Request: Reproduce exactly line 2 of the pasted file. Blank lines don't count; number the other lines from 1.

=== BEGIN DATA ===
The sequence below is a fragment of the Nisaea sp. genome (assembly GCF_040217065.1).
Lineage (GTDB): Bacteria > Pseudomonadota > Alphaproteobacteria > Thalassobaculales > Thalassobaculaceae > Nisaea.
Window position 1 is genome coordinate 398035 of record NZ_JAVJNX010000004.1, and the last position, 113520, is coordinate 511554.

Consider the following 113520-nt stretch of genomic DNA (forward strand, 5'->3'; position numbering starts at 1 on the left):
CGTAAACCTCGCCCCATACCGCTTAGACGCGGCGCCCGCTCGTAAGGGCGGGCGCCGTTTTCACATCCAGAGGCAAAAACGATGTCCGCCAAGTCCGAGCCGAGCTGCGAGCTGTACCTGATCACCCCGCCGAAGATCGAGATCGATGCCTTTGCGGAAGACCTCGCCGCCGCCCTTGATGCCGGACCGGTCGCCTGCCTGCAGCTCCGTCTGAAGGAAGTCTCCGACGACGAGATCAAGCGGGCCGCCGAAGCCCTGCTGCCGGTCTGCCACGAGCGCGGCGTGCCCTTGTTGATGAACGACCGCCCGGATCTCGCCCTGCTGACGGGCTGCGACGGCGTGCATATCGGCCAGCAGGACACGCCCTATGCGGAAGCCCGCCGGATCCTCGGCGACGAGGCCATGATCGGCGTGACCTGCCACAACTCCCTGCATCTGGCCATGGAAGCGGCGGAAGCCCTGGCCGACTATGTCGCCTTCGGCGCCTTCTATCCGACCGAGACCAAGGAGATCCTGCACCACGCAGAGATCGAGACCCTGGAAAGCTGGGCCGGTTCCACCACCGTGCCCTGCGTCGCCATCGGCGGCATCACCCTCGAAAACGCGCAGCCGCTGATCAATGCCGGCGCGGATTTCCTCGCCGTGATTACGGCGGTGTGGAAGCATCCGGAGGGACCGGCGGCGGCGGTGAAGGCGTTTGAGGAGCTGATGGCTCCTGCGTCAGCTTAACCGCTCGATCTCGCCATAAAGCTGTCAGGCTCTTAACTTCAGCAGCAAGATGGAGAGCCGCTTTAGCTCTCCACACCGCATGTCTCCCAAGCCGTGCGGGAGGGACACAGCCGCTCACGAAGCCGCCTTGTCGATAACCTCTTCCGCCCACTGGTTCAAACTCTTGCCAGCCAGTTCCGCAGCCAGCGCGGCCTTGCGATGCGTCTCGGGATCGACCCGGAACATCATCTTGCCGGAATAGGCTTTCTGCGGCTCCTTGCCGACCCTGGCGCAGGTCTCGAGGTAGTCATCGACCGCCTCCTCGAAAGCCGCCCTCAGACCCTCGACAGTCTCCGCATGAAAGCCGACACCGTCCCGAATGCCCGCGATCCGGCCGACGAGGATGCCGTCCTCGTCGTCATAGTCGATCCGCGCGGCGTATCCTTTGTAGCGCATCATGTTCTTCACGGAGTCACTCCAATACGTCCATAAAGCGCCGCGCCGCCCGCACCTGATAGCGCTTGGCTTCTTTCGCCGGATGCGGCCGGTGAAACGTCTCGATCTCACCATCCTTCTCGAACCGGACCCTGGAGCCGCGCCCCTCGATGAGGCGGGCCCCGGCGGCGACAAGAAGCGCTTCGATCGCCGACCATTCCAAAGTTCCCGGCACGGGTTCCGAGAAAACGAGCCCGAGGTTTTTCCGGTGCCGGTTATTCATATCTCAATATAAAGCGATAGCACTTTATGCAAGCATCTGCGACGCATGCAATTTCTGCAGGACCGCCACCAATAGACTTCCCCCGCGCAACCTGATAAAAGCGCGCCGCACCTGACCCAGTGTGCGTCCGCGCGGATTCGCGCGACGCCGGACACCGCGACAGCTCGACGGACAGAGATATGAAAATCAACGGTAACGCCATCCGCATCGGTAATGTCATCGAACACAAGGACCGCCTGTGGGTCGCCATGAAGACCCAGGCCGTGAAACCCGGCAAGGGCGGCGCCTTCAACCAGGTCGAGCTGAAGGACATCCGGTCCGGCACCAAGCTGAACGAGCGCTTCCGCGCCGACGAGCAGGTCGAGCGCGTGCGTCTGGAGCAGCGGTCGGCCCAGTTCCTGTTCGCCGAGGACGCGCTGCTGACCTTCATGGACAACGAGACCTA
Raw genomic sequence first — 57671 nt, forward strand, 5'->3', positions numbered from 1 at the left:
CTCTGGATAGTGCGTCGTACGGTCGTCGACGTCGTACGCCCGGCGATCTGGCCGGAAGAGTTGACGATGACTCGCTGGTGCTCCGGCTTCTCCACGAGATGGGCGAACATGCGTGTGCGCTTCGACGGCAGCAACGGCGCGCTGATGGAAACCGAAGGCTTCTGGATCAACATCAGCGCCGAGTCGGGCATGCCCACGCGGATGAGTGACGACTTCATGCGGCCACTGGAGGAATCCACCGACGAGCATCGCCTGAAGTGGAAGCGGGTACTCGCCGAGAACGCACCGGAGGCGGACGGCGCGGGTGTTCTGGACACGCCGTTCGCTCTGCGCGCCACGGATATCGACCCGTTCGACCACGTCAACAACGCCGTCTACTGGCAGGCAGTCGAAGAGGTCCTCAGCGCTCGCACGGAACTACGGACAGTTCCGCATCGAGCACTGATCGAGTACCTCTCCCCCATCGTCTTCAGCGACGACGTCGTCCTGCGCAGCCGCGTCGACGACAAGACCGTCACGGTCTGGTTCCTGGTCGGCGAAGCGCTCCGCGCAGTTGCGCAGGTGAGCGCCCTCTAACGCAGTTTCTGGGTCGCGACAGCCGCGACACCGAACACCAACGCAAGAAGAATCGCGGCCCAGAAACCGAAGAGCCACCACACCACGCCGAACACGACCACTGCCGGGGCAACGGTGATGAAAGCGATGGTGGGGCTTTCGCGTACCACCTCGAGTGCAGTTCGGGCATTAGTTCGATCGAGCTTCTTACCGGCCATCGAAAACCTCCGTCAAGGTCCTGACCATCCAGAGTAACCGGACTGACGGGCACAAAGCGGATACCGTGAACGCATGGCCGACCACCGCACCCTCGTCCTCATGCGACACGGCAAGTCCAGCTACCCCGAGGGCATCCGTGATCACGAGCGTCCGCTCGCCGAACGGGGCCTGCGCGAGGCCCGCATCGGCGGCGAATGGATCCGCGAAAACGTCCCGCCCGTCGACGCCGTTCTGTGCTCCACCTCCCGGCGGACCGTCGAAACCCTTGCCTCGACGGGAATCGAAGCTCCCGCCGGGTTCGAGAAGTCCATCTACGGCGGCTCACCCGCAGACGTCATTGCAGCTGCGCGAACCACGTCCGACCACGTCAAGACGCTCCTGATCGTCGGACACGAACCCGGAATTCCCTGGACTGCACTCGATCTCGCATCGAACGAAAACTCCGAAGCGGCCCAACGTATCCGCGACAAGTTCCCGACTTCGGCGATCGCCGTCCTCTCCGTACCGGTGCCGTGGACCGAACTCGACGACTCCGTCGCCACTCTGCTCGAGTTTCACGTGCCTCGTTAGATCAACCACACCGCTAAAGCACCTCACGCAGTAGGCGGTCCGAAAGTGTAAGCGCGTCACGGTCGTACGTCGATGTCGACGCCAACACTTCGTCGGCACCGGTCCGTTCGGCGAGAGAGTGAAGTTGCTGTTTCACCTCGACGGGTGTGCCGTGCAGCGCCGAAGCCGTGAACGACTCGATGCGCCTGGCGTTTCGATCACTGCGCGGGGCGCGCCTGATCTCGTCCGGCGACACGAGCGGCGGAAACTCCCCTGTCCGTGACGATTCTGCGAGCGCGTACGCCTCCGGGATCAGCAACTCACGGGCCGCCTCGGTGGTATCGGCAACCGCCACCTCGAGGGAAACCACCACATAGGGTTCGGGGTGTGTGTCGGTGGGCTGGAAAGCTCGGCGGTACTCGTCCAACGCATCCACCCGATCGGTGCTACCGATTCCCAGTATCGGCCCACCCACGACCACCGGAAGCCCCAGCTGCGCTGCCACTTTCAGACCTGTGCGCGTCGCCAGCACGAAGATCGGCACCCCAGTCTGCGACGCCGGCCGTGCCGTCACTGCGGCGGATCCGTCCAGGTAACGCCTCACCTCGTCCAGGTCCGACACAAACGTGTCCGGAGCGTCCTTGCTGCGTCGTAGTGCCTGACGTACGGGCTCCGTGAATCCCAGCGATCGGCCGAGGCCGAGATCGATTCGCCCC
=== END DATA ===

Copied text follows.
Lineage (GTDB): Bacteria > Pseudomonadota > Alphaproteobacteria > Thalassobaculales > Thalassobaculaceae > Nisaea.